30 May 2010

Remembering the Civil War

On this Memorial Day weekend, we might well think especially of the war that gave rise to Decoration Day, in time so renamed.

Nancy Pearl has made the observation that every generation of Americans since the end of the civil war has re-written that war in fictional form to reflect its own "dreams, desires, fears, and beliefs."

The nineteenth century was not over yet when Crane wrote RED BADGE OF COURAGE.

Forty years after Crane, Mitchell's GONE WITH THE WIND gave us a crystallization of nostalgia for the antebllum society of Tara and the O'Hara clan.

Twenty years after that, MacKinley Kantor wrote ANDERSONVILLE, a novelization of the horrors of life in that prisoner-of-war camp.

Identifying more recent books is easy. Deciding which of the more recent ones deserve to be mentioned in the same breath as those is more difficult. COLD MOUNTAIN by Charles Frazier, can make a strong claim. Pearl mentions others.

On a trip through Virginia a few years ago, I noticed that the sports teams of Appomattox High School call themselves "The Generals." I bet when they lose, the sportswriters of the towns of the rival team can't help but begin with a lede like this: The Appomattox Generals surrendered again Wednesday to the Jubreau Devil's crushing linesmen...."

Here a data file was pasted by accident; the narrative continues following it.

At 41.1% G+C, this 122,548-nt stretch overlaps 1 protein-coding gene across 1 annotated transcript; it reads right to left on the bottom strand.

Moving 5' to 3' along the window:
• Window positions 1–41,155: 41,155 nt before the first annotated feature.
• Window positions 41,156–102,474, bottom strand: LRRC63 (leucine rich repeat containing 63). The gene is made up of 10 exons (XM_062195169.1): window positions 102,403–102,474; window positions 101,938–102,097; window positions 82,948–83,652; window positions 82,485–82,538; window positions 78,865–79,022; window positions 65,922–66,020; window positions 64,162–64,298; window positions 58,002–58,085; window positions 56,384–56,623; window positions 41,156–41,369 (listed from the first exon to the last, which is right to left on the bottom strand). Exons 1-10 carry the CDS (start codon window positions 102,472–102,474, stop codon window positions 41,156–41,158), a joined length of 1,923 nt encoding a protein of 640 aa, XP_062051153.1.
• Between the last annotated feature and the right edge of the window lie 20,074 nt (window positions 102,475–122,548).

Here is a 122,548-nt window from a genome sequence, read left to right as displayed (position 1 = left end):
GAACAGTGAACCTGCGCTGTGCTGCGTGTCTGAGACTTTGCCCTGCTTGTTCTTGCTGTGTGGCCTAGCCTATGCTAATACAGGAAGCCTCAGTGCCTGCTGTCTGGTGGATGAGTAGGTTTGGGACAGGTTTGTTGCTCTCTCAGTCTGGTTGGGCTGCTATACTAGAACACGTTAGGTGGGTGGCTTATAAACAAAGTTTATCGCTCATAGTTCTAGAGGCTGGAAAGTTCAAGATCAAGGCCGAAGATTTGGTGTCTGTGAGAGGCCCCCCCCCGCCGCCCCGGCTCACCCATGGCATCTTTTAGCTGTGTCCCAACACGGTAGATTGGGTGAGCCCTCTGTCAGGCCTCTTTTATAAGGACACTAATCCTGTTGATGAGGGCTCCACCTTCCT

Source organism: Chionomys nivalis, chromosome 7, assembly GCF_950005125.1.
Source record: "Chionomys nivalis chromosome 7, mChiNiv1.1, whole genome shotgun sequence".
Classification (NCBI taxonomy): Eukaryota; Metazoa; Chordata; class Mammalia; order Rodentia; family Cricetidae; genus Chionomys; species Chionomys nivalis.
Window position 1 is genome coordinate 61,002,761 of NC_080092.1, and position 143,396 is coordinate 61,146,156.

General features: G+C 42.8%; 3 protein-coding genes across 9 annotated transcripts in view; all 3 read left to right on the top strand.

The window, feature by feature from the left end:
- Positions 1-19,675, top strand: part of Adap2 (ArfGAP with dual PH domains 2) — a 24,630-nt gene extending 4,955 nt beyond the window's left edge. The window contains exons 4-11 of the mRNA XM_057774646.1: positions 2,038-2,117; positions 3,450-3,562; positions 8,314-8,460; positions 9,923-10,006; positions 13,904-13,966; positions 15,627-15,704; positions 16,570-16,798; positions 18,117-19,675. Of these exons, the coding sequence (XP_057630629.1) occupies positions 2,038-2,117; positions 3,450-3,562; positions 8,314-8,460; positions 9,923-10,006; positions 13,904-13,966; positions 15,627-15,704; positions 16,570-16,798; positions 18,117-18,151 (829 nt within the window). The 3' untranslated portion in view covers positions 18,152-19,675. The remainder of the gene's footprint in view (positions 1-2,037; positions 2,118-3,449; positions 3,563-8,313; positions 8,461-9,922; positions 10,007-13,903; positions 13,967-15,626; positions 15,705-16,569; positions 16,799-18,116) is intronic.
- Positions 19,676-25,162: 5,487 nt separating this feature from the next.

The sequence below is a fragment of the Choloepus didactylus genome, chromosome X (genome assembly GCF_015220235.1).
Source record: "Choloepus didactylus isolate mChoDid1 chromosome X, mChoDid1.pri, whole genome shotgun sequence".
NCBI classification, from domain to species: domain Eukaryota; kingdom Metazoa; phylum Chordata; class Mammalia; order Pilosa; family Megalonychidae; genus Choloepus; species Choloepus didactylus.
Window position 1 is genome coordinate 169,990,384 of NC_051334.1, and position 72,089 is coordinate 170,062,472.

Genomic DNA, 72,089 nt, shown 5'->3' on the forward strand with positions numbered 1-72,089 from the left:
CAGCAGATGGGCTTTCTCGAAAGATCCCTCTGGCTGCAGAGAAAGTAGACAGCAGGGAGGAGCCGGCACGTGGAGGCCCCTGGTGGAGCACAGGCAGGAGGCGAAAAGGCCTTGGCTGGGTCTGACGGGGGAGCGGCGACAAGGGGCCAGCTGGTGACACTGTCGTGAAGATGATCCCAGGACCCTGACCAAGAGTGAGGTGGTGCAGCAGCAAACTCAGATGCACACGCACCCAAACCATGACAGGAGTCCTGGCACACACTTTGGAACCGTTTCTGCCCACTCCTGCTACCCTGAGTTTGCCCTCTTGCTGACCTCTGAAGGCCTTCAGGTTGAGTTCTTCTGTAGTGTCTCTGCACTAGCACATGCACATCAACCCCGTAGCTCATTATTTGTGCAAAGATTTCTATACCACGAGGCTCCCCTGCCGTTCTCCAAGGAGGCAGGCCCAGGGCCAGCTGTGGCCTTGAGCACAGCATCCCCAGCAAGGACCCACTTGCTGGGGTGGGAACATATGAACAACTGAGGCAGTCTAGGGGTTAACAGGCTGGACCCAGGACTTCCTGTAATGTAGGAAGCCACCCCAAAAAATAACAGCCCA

Anonymous said...

I would like to bring to your attention what I believe is a unique book and an unknown but very moving story that may be of interest for those with a Civil War ancestor-- Hiram's Honor: Reliving Private Terman's Civil War, ISBN 978-0615-27812-4. A recent comment from a Pennsylvania reviewer:

"Max R. Terman has masterfully crafted an engrossing novel that is difficult to set down. Once you begin reading, you are transported back nearly 150 years to the time of division, heartache, and chaos that became known as the American Civil War. His ancestor’s story comes to life in a fascinating new work that is certain to become a classic among historical novels..." Civil War author and historian from York, Pa.
For the complete review, see http://scottmingus.wordpress.com/2010/03/12/book-review-hiram/

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